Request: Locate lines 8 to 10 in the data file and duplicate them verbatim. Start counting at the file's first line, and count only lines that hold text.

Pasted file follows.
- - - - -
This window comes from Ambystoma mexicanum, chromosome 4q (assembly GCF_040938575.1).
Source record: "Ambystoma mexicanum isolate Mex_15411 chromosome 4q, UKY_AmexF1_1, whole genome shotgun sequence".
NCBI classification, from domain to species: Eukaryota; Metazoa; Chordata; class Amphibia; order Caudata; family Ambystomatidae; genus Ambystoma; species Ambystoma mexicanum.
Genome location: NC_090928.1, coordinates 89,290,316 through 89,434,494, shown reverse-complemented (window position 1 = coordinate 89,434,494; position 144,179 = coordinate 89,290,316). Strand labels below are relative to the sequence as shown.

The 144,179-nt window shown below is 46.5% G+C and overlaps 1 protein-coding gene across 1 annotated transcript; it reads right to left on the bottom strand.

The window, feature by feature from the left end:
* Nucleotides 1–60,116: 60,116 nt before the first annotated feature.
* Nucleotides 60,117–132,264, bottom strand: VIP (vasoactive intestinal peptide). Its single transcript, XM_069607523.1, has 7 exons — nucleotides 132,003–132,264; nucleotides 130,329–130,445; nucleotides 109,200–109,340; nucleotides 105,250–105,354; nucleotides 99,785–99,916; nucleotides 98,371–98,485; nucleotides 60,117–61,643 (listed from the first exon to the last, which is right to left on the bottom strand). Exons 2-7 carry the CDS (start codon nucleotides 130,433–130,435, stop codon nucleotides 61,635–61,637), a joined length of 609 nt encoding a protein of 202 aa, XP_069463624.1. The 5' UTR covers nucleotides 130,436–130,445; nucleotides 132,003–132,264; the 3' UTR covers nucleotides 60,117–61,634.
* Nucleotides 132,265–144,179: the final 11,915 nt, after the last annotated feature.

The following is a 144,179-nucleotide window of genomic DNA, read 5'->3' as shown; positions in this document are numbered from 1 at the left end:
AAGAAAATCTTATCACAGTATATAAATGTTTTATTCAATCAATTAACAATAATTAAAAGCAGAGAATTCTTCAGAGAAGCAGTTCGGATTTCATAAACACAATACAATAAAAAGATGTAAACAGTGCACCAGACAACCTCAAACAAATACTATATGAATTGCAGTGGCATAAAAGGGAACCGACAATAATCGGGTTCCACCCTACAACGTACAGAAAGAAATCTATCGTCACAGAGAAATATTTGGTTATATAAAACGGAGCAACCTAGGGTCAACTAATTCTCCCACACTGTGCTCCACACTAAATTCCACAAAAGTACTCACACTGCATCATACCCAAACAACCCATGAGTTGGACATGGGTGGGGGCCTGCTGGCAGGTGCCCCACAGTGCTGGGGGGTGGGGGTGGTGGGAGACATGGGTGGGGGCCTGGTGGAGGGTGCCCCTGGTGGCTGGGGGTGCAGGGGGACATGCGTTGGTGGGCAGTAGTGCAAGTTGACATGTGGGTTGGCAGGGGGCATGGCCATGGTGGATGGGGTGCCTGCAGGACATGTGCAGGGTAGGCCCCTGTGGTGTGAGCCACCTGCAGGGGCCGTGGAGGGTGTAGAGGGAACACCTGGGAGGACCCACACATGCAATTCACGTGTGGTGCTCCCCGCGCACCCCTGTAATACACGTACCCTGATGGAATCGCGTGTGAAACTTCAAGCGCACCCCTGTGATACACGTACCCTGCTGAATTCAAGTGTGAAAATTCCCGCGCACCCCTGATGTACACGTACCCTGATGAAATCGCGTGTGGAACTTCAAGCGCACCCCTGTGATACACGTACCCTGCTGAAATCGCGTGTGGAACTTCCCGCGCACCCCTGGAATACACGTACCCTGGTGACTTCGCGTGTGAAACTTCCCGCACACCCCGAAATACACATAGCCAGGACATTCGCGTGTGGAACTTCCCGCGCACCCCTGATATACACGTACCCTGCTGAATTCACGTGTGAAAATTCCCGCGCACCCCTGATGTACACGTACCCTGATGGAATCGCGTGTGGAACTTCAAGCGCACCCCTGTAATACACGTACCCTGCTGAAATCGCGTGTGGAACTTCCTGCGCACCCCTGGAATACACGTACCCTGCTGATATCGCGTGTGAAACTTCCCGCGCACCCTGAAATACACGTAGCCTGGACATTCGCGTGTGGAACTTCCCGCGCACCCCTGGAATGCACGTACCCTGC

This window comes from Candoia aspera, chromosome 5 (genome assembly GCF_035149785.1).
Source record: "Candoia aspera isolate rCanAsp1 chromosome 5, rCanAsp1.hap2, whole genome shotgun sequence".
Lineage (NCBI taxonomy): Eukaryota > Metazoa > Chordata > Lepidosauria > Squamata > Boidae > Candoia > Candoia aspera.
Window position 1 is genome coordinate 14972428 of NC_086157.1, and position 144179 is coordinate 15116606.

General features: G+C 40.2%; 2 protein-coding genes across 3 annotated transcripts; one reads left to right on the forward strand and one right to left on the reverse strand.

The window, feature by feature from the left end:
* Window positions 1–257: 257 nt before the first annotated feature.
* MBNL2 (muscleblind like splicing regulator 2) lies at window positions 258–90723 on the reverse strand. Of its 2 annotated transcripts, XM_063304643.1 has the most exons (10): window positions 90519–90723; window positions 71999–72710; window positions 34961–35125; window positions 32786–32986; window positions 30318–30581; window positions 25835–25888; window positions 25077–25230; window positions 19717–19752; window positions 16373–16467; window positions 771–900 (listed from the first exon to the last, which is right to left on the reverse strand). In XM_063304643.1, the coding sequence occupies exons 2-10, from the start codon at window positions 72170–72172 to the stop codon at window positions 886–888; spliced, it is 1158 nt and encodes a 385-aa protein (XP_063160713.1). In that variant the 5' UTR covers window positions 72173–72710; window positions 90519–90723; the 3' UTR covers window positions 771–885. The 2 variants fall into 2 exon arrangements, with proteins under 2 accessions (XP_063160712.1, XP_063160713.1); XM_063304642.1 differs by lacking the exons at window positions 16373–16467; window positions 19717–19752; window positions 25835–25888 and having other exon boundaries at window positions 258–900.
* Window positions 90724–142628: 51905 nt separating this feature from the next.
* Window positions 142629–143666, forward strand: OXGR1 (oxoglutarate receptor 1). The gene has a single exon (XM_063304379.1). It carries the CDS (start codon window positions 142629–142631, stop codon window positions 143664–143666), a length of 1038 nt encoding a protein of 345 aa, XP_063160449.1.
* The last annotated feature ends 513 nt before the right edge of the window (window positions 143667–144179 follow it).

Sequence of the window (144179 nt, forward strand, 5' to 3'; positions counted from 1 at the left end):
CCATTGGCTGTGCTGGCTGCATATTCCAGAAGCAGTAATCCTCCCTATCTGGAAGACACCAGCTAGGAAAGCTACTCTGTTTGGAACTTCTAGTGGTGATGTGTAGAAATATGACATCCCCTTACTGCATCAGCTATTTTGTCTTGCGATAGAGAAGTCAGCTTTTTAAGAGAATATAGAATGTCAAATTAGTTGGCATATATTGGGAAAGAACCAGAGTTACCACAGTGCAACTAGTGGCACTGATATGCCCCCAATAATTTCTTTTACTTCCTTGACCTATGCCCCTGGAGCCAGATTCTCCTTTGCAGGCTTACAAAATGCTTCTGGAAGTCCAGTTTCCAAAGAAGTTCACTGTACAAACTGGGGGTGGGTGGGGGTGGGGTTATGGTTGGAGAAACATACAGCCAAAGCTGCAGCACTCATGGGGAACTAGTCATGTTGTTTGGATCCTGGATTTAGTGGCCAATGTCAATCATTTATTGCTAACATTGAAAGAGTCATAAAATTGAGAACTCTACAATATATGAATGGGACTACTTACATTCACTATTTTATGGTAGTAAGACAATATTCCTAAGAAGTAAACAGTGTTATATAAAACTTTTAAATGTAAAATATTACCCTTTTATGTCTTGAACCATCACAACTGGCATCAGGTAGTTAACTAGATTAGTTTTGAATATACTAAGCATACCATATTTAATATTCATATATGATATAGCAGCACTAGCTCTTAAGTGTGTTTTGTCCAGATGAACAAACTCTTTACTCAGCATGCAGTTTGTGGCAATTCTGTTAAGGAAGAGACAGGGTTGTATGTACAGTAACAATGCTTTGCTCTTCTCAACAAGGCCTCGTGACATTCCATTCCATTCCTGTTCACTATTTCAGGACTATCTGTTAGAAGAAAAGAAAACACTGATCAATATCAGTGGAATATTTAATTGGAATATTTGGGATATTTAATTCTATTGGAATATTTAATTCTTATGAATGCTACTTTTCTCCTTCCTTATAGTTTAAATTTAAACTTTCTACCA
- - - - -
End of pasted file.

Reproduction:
* Nucleotides 60,117–132,264, bottom strand: VIP (vasoactive intestinal peptide). Its single transcript, XM_069607523.1, has 7 exons — nucleotides 132,003–132,264; nucleotides 130,329–130,445; nucleotides 109,200–109,340; nucleotides 105,250–105,354; nucleotides 99,785–99,916; nucleotides 98,371–98,485; nucleotides 60,117–61,643 (listed from the first exon to the last, which is right to left on the bottom strand). Exons 2-7 carry the CDS (start codon nucleotides 130,433–130,435, stop codon nucleotides 61,635–61,637), a joined length of 609 nt encoding a protein of 202 aa, XP_069463624.1. The 5' UTR covers nucleotides 130,436–130,445; nucleotides 132,003–132,264; the 3' UTR covers nucleotides 60,117–61,634.
* Nucleotides 132,265–144,179: the final 11,915 nt, after the last annotated feature.

The following is a 144,179-nucleotide window of genomic DNA, read 5'->3' as shown; positions in this document are numbered from 1 at the left end: